Role of SOD Peroxidase Activity in Oxidizing Drugs: Potential Modulation of Drug Toxicity

  • Author / Creator
    Aljuhani, Naif S
  • There is a close relationship between inflammation and cancer. At site of inflammation, reactive oxygen species (ROS) are generated, including hydrogen peroxide (H2O2). The generation of ROS could, in turn, activate transcription factors that are involved in inflammation, cellular transformation, tumor cell death, proliferation, angiogenesis, and metastasis. However, redox-buffering systems work as a cellular defense against ROS. Exhausting ROS-buffering capacity generates oxidative stress that are involved in many diseases, including cancer. The activities of two major antioxidant enzymes, superoxide dismutase (SOD) and catalase (CAT), are decreased in cancer tissues. The potential accumulation of H2O2 is known to inactivate SOD but with the presence of certain intermediates, such as bicarbonate (HCO3-), the induction of oxidative stress can be propagated through carbonate radicals (CO3-); this is called SOD peroxidase activity. It is not known, however, if SOD peroxidase-derived CO3- can oxidize the drugs and consequently modulate their metabolism and cytotoxicity. We investigated the oxidation of phenylbutazone (PBZ) and 6-mercaptopurine (6-MP) by SOD peroxidase-derived CO3- through utilizing biochemical assays including, electron paramagnetic resonance (EPR)-spin trapping, oxygen analysis, UV-Vis and LC/MS measurements. Monitoring SOD protein and its activity and demonstrating the cytotoxic effect of oxidizing PBZ and 6-MP on cancer cells was also investigated. We found that SOD peroxidase activity was significantly attenuated by increased concentrations of PBZ that culminated in PBZ carbon-centered radicals as judged by computer simulation of hyperfine splitting constants. An identical PBZ carbon-centered radical was detected by reaction of PBZ with other peroxidases such as myeloperoxidase (MPO/H2O2) and horseradish peroxidase (HRP/H2O2). The oxygen uptake was significantly increased when PBZ was oxidized by SOD peroxidase activity, further confirming PBZ carbon radical formation. Both 4-hydroperoxyphenylbutazone (4-hydroxy-PBZ) and 4-hydroxyphenylbutazone (4-OH-PBZ) were detected after oxidizing PBZ by SOD peroxidase activity as evidenced by both UV-Vis and LC/MS analysis. By doing further investigations, we found that diethyldithiocarbamate (DDC), SOD inhibitor, inhibited SOD peroxidase activity. Also, the PBZ carbon-centered radical was significantly attenuated by glutathione (GSH) that resulted in thiyl radical formation. Sorbic acid decreased PBZ carbon-centered radicals in concentration-dependent manner. GSH, but not sorbic acid, protected SOD protein from oxidation by CO3- radicals. The cytotoxicity of PBZ was synergistically enhanced with the presence of H2O2 compared with either H2O2 or PBZ used alone. However, the synergistic cytotoxic effect of combined treatment on HepG2 cells was significantly attenuated by the presence of DDC. And extracellular addition of both human and bovine SOD significantly catalyzed the cytotoxic effect of combined PBZ with H2O2 on HepG2 cells. We also found that SOD peroxidase-derived CO3- radicals catalyzed the oxidation of 6-MP by bicarbonate-activated peroxidase system (H2O2/HCO3-). The oxidation of 6-MP by SOD peroxidase activity resulted in forming a major peak product (C5H4N4O2S; 182.9981 m/z), which corresponded to 6-sulfoxide-mercaptopurine (6-sulfoxide-MP) as indicated by using LC/MS analysis. 6-MP, but not azathioprine (AZA), significantly decreased CO3- radicals as evidenced by using EPR, further indicating that SOD peroxidase activity oxidized 6-MP. Interestingly, SOD activity was protected by 6-MP but not AZA. Lastly, pre-incubation of 6-MP with H2O2/HCO3- resulted in significantly decreased the cytotoxic effect of 6-MP as judged by the attenuated metabolic activity of a normal (HEK293) cell line and HepG2 cells. Our overall findings indicate that the combination of drugs with SOD peroxidase-derived CO3- radicals appeared to modulate their metabolism and consequently their cytotoxic effect. These findings may have relevance for drugs administered to patients who have chronic inflammation.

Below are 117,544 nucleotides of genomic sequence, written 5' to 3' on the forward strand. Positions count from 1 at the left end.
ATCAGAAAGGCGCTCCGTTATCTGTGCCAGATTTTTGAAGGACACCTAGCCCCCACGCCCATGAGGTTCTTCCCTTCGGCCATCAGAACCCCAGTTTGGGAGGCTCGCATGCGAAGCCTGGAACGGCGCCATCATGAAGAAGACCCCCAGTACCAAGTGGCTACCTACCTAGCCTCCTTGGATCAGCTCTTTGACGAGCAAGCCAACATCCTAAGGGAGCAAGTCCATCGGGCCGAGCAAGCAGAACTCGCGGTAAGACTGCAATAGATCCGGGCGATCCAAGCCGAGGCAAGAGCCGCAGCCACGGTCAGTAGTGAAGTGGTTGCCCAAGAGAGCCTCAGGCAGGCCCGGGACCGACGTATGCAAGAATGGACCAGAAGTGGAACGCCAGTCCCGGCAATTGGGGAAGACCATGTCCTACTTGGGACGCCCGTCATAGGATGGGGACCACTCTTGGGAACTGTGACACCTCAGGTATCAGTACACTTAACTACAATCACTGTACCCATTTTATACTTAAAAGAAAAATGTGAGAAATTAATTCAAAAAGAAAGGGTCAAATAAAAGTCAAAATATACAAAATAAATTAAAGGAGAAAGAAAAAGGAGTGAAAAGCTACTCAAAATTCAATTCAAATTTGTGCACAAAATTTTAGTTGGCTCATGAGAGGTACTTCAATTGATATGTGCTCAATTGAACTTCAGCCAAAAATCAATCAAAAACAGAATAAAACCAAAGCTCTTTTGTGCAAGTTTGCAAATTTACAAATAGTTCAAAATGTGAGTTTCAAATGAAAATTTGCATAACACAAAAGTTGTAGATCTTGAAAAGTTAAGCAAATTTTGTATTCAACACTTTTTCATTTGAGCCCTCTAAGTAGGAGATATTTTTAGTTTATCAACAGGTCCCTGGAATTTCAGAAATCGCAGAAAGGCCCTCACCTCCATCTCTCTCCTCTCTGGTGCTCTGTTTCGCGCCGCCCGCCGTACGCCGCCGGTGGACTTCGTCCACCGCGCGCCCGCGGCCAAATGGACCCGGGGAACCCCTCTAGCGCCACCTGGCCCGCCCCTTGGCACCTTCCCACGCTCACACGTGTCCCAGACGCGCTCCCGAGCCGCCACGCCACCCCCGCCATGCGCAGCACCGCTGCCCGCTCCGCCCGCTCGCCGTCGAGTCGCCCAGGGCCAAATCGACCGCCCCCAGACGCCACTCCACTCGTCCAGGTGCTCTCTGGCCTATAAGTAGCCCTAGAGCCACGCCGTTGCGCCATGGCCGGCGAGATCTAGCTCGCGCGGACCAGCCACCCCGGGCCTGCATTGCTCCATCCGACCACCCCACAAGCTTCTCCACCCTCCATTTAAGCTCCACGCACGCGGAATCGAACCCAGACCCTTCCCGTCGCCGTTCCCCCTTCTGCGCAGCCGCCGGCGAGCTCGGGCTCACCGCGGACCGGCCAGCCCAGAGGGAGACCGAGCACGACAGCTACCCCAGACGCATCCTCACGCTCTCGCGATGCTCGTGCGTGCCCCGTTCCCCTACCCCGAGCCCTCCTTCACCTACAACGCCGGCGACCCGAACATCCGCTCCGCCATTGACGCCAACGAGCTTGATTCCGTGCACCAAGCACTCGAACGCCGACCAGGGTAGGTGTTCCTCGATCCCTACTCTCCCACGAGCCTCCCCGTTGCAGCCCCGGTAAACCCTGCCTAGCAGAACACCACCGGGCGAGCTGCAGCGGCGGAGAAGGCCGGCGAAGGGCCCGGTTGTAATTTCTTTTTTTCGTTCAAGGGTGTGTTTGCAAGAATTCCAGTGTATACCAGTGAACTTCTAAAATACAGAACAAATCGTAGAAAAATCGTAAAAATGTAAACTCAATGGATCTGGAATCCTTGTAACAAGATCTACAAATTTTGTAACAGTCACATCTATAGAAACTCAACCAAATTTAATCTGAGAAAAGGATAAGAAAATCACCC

• Subjects / Keywords
  • Graduation date
  • Type of Item
  • Degree
    Doctor of Philosophy
  • DOI
  • License
    This thesis is made available by the University of Alberta Libraries with permission of the copyright owner solely for non-commercial purposes. This thesis, or any portion thereof, may not otherwise be copied or reproduced without the written consent of the copyright owner, except to the extent permitted by Canadian copyright law.
  • Language
  • Institution
    University of Alberta
  • Degree level
  • Department
  • Specialization
    • Pharmaceutical Sciences
  • Supervisor / co-supervisor and their department(s)
  • Examining committee members and their departments
    • Wuest, Frank (Department of Oncology, University of Alberta)
    • Bandy, Brian ( College of Pharmacy and Nutrition, University of Saskatchewan)
    • Jurasz, Paul (Faculty of Pharmacy and Pharmaceutical Science, University of Alberta)
    • Ussher, John (Faculty of Pharmacy and Pharmaceutical Science, University of Alberta)